- Adj EBIT rose 17% in H2 to 10.949 bln euros
- FY margin on adj. EBIT at 13%
- Co announced 1.34 euro per share dividend
- To launch 1.5 bln euro buyback programme
- Guided for double digit margin, positive cash in 2023
MILAN, Feb 22 (Reuters) – Carmaker Stellantis (STLAM.MI) beat forecasts on Wednesday with a 17% rise in operating profit for the second half of last year, fuelled by savings from its founding merger and price increases that helped offset lingering supply chain problems.
The company, created just over two years ago from the merger of Fiat Chrysler and Peugeot maker PSA, also announced a share buyback programme worth up to 1.5 billion euros ($1.6 billion) for this year, supported by the more than 10.8 billion euros in industrial free cash flows it generated last year.
It will also pay a dividend of 4.2 billion euros on 2022 results, or 1.34 euros per share.
Milan-listed shares in the world’s third largest automaker were up 2.1% at 1000 GMT, outperforming a 0.8% fall in Italy’s blue-chip index (.FTMIB).
Adjusted earnings before interest and tax (EBIT) came in at 10.95 billion euros for July-December, topping analysts’ consensus estimate in a Reuters poll of 9.63 billion euros.
The margin on adjusted EBIT was 12% in the second half, down from 14.1% in the first six months of the year. But the company still met its target for a “double digit” margin last year.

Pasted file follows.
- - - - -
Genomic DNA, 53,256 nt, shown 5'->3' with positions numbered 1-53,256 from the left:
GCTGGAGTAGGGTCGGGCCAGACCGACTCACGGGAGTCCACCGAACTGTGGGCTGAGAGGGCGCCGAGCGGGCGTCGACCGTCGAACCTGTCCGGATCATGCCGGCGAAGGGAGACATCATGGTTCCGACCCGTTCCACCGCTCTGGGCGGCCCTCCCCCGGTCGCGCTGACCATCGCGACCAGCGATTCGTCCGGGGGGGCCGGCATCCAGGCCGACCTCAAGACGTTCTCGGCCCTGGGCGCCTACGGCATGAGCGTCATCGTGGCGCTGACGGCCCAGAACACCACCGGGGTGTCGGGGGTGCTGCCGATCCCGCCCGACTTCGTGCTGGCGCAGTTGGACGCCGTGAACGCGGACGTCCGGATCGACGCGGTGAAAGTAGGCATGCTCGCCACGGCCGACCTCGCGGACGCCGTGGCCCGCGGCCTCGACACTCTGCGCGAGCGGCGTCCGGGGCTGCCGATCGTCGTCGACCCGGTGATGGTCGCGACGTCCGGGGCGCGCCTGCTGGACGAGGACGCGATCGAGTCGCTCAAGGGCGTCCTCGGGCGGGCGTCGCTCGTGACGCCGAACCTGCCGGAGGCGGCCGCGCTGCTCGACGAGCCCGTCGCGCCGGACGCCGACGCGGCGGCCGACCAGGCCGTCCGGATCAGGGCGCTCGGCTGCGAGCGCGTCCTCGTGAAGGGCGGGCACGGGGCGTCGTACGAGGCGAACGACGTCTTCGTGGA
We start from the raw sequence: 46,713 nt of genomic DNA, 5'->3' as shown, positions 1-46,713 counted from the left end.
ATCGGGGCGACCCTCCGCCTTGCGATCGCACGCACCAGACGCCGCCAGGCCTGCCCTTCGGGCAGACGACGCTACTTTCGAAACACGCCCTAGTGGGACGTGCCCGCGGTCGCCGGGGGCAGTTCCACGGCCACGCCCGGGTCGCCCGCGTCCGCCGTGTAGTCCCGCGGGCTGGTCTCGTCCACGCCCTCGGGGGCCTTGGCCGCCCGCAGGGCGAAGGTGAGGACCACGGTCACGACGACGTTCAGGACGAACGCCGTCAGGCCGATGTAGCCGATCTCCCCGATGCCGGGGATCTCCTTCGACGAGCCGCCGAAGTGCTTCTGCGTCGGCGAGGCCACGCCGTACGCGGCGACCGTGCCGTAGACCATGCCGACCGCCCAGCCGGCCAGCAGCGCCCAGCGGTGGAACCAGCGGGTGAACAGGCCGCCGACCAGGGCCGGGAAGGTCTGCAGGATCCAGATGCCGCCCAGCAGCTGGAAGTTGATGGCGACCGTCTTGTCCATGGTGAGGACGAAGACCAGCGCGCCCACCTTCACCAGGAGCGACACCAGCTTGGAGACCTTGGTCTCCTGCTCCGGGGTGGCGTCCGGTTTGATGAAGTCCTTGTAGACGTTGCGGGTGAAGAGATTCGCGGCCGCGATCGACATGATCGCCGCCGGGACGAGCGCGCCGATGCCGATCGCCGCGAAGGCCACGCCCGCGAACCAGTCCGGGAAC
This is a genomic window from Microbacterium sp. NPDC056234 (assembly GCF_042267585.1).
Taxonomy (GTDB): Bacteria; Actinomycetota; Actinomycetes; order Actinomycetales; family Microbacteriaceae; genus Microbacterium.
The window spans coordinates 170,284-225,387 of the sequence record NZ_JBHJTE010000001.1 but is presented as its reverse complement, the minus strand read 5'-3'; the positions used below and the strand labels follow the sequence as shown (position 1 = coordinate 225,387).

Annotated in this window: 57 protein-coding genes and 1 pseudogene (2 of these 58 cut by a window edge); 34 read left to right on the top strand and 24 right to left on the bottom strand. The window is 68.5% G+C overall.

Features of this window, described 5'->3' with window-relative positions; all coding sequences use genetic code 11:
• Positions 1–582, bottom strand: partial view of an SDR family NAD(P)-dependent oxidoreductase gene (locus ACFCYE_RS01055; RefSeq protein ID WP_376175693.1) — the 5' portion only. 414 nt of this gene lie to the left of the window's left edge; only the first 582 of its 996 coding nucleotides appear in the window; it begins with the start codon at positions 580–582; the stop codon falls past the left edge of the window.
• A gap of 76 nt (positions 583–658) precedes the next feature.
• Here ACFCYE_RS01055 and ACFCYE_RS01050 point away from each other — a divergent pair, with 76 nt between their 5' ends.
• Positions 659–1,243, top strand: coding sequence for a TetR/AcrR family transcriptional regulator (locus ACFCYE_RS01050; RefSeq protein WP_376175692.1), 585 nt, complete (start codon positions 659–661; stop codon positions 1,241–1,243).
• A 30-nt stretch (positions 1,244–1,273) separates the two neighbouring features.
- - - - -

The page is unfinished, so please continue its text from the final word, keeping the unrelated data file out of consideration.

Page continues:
It reiterated the same margin target for 2023, as well as one for positive cash flows.
“We have a strong set of products, good commercial performance and technology to sustain double digit margin (on adjusted EBIT) in 2023,” Chief Financial Officer Richard Palmer said.
Analysts at JP Morgan described results as “strong” and the outlook for 2023 as “solid”, adding the share buyback announcement was unexpected.
Stellantis said it had achieved cash synergies of 7.1 billion euros last year, far exceeding in advance the 5 billion euro target by 2024 it set at the time of the merger.
“This speaks to the fast conversion and execution of the team within Stellantis organisation,” Palmer said.
He added results were also helped by good growth in global sales of electric vehicles, pricing power and a positive forex effect, “despite various challenges in the marketplace, with semiconductors, logistics, raw materials, energy and inflation”.
Increased industrial costs had an overall impact on the group’s results last year of over 9 billion euros.
Inflation was expected to be lower this year, reducing the room for increases in selling prices, Palmer said.
“Our price increases were substantial in 2022, they will not be as significant this year,” he said.
Vehicle deliveries fell 2% last year, mainly due to semiconductors and logistics constraints, especially in Europe.
“Challenges continue in securing capacity for (vehicle) outbound transportation: initially it was from plants to compounds and from compounds to dealers. We’ve largely resolved the issue from plants to compounds but it continues on the constraints we have from compounds to dealers,” Palmer said.
“Semiconductors continue to be a problem, I don’t think the situation will be fully resolved in 2023,” he added.
($1 = 0.9393 euros)